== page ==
Spanish Needle


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                Anyone that spends time out of doors should be familiar with this plant. Even if one never ventures out of their yard but have pets running loose then I am sure you have picked these seeds out of their fur. What may not look familiar to some though is what these clusters of seeds look like while still on the plant. Normally found sticking to ones socks or soft clothing by the dozens, seeds of the Spanish Needle or Bidens alba, are hated by all outdoorsmen. Other common names include beggar-lice, shepards needle, and a few that can’t be repeated in a family publication.

                The first word in the scientific name Bidens, means two toothed and refers to the two barbed prongs on the tip of the seed that is used to attach itself to passing animals and humans. Alba refers to the white petals on its flowers.

                During the growing season Spanish needles have flowers that measure from one half inch to over an inch across consisting of a spherical yellow center and white petals. The noxious seeds do not develop until late fall. Although they can be quite a nuisance one has to admit that using humans and animals to scatter seed is a very successful dispersal method. We have several other plants in our area that share this same trait.

                Although considered a noxious weed by most people the spanish needle does have its good points. Young leaves can be used in salads, older leaves can be cooked and eaten either fresh or dried, and there are several medicinal uses including a treatment for cancer!

                As usual though, when describing edible or medicinal properties I must add the following disclaimer, neither the paper nor myself are responsible for the mis-identification and/or possible untoward effects from eating or otherwise utilizing wild plants.

by Jack Glisson

Published in The Ballard County Weekly 02/04/2015



Chinese Mantis


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                Once leaves drop in the fall one may start to notice egg cases of the Chinese Mantis, Tenodera sinensis. Commonly located in the edges of fields and yards on small shrubs, weeds, blackberry bushes and such these foam egg cases tend to go un-noticed until winter.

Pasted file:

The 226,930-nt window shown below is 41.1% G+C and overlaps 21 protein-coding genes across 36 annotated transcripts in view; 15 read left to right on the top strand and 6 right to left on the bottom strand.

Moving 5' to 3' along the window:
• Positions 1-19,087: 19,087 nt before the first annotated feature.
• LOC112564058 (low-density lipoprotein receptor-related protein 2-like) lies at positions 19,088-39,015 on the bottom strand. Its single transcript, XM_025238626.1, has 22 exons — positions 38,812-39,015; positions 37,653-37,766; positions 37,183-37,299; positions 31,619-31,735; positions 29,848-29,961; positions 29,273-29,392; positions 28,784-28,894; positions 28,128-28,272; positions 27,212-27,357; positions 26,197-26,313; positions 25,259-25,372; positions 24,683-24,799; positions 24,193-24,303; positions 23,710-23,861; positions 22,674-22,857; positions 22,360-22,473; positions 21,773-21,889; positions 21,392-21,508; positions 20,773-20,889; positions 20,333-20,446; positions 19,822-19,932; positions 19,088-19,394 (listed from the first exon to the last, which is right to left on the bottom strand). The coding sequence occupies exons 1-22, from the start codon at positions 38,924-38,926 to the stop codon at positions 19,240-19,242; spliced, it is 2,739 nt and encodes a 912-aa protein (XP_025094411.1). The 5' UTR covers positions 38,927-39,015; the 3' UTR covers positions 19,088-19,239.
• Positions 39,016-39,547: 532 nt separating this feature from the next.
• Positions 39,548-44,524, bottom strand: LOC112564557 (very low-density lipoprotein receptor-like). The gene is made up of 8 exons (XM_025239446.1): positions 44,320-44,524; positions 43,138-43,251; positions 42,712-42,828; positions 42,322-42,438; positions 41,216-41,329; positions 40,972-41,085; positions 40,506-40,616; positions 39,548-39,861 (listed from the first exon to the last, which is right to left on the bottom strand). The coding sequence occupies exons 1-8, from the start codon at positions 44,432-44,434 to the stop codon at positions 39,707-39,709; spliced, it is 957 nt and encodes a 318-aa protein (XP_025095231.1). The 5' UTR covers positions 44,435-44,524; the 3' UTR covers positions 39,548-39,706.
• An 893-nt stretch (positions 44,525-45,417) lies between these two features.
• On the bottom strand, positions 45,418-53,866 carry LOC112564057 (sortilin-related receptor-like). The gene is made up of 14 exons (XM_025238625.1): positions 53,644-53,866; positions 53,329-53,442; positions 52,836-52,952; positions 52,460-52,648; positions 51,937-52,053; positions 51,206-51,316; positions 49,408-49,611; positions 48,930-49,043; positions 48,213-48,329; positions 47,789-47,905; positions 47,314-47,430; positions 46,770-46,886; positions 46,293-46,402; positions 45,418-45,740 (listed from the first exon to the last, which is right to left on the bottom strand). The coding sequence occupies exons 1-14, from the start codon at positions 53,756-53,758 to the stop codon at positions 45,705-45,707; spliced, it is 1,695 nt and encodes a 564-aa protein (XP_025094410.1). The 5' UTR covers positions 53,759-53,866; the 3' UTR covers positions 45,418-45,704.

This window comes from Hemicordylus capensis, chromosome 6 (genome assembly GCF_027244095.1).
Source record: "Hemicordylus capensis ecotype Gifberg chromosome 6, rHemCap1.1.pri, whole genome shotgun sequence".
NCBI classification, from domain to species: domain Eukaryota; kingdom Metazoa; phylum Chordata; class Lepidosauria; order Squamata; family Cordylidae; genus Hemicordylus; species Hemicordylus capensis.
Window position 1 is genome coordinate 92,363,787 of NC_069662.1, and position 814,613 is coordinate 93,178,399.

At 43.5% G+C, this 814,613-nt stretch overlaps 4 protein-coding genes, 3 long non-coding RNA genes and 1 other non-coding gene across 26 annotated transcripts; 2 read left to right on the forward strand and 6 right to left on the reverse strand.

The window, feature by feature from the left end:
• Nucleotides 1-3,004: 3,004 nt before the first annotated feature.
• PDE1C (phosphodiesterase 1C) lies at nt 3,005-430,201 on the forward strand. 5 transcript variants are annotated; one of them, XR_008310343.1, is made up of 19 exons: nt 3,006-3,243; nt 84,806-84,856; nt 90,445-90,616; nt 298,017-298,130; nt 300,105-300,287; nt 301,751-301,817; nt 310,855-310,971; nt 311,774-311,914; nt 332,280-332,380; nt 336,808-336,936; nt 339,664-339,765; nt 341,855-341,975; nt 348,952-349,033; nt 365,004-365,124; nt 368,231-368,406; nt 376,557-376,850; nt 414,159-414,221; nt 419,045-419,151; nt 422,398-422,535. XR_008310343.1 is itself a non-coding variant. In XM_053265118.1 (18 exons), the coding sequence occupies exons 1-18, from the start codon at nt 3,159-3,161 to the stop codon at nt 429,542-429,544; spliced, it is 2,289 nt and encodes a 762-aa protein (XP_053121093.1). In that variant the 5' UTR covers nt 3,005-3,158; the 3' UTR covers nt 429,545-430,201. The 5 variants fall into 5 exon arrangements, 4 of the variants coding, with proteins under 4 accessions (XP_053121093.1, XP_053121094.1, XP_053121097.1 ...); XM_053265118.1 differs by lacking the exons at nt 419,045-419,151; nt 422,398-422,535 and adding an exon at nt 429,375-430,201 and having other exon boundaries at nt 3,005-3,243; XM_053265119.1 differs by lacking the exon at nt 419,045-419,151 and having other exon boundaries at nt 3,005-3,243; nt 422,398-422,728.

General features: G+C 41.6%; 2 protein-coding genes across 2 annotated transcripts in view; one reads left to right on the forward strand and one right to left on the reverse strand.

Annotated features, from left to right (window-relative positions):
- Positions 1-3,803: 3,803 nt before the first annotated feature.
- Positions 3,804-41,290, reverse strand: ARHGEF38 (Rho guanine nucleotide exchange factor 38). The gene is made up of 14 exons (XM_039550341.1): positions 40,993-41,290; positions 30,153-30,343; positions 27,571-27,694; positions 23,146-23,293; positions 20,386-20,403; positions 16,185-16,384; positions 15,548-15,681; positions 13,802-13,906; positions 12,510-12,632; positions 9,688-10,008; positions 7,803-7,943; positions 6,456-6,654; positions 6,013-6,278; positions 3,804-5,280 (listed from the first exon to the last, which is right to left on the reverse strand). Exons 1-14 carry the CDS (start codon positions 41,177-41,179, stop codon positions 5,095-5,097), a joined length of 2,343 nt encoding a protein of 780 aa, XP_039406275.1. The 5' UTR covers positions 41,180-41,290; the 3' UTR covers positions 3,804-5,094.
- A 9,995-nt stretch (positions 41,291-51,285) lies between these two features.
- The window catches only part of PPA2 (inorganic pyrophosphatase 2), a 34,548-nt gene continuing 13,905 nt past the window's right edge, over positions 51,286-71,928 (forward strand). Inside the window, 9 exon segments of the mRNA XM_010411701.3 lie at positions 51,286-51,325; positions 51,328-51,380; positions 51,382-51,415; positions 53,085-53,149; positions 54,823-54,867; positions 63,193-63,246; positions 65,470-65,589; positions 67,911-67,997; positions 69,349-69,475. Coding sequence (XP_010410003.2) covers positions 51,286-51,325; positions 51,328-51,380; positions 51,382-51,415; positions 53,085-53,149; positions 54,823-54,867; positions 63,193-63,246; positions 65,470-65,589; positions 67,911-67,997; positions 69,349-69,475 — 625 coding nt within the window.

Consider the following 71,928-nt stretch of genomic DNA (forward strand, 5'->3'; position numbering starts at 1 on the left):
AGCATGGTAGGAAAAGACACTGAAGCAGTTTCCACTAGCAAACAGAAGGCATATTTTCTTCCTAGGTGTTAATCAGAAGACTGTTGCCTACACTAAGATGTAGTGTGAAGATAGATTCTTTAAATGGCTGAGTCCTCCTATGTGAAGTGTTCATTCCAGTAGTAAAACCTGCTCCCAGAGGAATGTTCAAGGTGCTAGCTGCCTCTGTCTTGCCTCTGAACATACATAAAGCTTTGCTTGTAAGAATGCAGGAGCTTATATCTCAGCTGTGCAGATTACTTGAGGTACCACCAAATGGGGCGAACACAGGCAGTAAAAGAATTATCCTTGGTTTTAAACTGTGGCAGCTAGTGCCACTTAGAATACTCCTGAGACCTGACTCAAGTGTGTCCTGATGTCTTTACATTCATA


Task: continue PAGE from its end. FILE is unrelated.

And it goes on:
The common name “Praying Mantis” actually includes several species. The Chinese mantid is the one that is most commonly seen in this area and is also the largest. Introduced in 1896 for pest control (depending on what source one reads, some say accidental) these insects have found a niche that they do well in. Growing to a length of up to five inches the adults have few other insect predators. The young however lead a dangerous life. Eaten by other insects, birds, and even each other, few survive.

                Back to the egg cases. Called ootheca, this is mother natures invention of Styrofoam long before man happened upon it. In fall the adult female exudes a foamy froth around her egg catch and this hardens into the case as seen above. Up to 300 young or nymphs will hatch the following spring. I have noticed a preference for black berry briars for the egg case placement, not sure why.

                The common name praying mantis comes from the posture these insects take while looking for prey. Perched in some inconspicuous place the fore-legs are held in a position near the head that resembles clasped hands in a praying posture. In reality, these forelegs are armed with sharp spikes and any hapless prey animals that come within reach are quickly grasped.